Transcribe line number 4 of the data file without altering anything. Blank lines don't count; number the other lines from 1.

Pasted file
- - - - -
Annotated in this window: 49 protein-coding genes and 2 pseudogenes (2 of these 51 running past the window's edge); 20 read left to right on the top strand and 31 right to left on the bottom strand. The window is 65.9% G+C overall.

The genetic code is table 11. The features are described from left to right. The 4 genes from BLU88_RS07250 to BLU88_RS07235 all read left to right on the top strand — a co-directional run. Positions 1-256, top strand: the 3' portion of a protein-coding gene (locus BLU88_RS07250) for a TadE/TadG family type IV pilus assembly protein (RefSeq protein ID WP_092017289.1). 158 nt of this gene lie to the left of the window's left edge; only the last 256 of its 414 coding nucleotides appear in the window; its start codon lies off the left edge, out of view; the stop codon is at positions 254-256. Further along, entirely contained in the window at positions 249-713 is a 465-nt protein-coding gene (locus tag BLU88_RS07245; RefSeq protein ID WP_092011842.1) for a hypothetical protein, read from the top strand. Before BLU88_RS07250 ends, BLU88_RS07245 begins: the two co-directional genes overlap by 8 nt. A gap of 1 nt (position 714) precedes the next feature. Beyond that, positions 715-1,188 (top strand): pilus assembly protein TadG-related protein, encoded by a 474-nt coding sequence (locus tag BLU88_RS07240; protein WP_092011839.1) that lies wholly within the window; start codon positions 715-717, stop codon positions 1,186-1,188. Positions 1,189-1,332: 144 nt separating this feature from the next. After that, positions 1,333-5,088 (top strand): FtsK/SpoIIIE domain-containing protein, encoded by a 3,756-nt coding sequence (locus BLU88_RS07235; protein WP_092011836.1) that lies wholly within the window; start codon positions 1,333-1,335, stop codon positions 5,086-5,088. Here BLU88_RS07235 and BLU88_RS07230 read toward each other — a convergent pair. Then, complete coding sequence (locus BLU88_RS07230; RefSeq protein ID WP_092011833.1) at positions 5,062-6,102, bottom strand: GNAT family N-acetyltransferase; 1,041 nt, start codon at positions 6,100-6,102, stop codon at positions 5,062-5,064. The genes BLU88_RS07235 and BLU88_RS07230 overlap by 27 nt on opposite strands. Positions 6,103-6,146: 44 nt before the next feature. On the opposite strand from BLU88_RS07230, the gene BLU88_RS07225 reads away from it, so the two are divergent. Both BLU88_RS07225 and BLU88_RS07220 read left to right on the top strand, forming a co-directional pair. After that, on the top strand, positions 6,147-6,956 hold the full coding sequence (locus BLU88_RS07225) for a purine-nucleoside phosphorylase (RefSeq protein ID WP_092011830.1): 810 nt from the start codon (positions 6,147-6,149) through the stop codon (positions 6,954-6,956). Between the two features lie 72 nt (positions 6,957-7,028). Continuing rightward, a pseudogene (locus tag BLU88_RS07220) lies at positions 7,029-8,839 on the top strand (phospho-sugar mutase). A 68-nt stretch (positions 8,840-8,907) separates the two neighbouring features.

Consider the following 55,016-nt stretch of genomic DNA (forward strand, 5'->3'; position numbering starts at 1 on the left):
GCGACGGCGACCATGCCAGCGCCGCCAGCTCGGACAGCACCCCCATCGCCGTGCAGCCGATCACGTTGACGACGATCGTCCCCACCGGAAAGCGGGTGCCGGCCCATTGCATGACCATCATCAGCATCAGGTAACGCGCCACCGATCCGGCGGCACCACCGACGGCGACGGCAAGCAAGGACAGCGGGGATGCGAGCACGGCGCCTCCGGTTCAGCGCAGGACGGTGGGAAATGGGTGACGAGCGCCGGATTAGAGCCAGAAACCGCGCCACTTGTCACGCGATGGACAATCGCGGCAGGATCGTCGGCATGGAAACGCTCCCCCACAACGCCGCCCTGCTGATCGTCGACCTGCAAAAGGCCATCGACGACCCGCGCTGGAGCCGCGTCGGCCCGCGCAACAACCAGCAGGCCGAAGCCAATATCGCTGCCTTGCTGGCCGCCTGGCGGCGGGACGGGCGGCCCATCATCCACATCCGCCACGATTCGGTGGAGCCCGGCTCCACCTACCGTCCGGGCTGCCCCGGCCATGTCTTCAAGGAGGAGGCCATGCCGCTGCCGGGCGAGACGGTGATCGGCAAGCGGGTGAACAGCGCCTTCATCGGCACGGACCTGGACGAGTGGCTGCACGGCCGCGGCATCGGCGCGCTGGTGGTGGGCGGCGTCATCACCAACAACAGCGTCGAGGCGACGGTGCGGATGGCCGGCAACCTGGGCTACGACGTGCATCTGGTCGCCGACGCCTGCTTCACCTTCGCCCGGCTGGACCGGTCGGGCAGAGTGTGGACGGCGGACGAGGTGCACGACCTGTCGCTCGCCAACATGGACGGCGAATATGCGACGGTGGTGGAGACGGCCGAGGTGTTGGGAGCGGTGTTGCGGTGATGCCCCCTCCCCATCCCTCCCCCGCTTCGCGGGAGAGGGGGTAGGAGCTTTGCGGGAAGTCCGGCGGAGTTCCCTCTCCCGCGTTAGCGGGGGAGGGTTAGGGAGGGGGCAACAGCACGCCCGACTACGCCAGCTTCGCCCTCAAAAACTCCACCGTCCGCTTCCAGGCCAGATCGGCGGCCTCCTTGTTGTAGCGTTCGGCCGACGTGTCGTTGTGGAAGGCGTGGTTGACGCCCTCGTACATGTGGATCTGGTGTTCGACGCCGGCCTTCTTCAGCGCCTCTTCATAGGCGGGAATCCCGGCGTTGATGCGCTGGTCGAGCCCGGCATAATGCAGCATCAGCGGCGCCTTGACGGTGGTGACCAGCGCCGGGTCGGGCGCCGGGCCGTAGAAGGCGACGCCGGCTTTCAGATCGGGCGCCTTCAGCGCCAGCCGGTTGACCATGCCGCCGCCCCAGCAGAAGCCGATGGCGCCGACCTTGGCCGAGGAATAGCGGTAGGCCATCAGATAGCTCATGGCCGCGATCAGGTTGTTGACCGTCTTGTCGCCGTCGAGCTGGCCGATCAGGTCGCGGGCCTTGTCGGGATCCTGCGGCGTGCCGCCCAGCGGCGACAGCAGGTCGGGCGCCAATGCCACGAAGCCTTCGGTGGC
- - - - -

GCGACGGCGACCATGCCAGCGCCGCCAGCTCGGACAGCACCCCCATCGCCGTGCAGCCGATCACGTTGACGACGATCGTCCCCACCGGAAAGCGGGTGCCGGCCCATTGCATGACCATCATCAGCATCAGGTAACGCGCCACCGATCCGGCGGCACCACCGACGGCGACGGCAAGCAAGGACAGCGGGGATGCGAGCACGGCGCCTCCGGTTCAGCGCAGGACGGTGGGAAATGGGTGACGAGCGCCGGATTAGAGCCAGAAACCGCGCCACTTGTCACGCGATGGACAATCGCGGCAGGATCGTCGGCATGGAAACGCTCCCCCACAACGCCGCCCTGCTGATCGTCGACCTGCAAAAGGCCATCGACGACCCGCGCTGGAGCCGCGTCGGCCCGCGCAACAACCAGCAGGCCGAAGCCAATATCGCTGCCTTGCTGGCCGCCTGGCGGCGGGACGGGCGGCCCATCATCCACATCCGCCACGATTCGGTGGAGCCCGGCTCCACCTACCGTCCGGGCTGCCCCGGCCATGTCTTCAAGGAGGAGGCCATGCCGCTGCCGGGCGAGACGGTGATCGGCAAGCGGGTGAACAGCGCCTTCATCGGCACGGACCTGGACGAGTGGCTGCACGGCCGCGGCATCGGCGCGCTGGTGGTGGGCGGCGTCATCACCAACAACAGCGTCGAGGCGACGGTGCGGATGGCCGGCAACCTGGGCTACGACGTGCATCTGGTCGCCGACGCCTGCTTCACCTTCGCCCGGCTGGACCGGTCGGGCAGAGTGTGGACGGCGGACGAGGTGCACGACCTGTCGCTCGCCAACATGGACGGCGAATATGCGACGGTGGTGGAGACGGCCGAGGTGTTGGGAGCGGTGTTGCGGTGATGCCCCCTCCCCATCCCTCCCCCGCTTCGCGGGAGAGGGGGTAGGAGCTTTGCGGGAAGTCCGGCGGAGTTCCCTCTCCCGCGTTAGCGGGGGAGGGTTAGGGAGGGGGCAACAGCACGCCCGACTACGCCAGCTTCGCCCTCAAAAACTCCACCGTCCGCTTCCAGGCCAGATCGGCGGCCTCCTTGTTGTAGCGTTCGGCCGACGTGTCGTTGTGGAAGGCGTGGTTGACGCCCTCGTACATGTGGATCTGGTGTTCGACGCCGGCCTTCTTCAGCGCCTCTTCATAGGCGGGAATCCCGGCGTTGATGCGCTGGTCGAGCCCGGCATAATGCAGCATCAGCGGCGCCTTGACGGTGGTGACCAGCGCCGGGTCGGGCGCCGGGCCGTAGAAGGCGACGCCGGCTTTCAGATCGGGCGCCTTCAGCGCCAGCCGGTTGACCATGCCGCCGCCCCAGCAGAAGCCGATGGCGCCGACCTTGGCCGAGGAATAGCGGTAGGCCATCAGATAGCTCATGGCCGCGATCAGGTTGTTGACCGTCTTGTCGCCGTCGAGCTGGCCGATCAGGTCGCGGGCCTTGTCGGGATCCTGCGGCGTGCCGCCCAGCGGCGACAGCAGGTCGGGCGCCAATGCCACGAAGCCTTCGGTGGC